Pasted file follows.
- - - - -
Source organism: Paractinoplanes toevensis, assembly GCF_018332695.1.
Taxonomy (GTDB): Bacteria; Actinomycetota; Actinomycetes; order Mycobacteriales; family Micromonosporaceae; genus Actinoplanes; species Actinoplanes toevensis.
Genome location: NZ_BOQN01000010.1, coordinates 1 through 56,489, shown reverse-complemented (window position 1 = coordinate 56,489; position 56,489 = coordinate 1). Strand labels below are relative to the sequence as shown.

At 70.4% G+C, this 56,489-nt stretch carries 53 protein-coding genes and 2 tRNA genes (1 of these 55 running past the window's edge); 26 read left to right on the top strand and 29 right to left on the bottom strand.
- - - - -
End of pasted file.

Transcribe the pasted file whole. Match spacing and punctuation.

Source organism: Paractinoplanes toevensis, assembly GCF_018332695.1.
Taxonomy (GTDB): Bacteria; Actinomycetota; Actinomycetes; order Mycobacteriales; family Micromonosporaceae; genus Actinoplanes; species Actinoplanes toevensis.
Genome location: NZ_BOQN01000010.1, coordinates 1 through 56,489, shown reverse-complemented (window position 1 = coordinate 56,489; position 56,489 = coordinate 1). Strand labels below are relative to the sequence as shown.

At 70.4% G+C, this 56,489-nt stretch carries 53 protein-coding genes and 2 tRNA genes (1 of these 55 running past the window's edge); 26 read left to right on the top strand and 29 right to left on the bottom strand.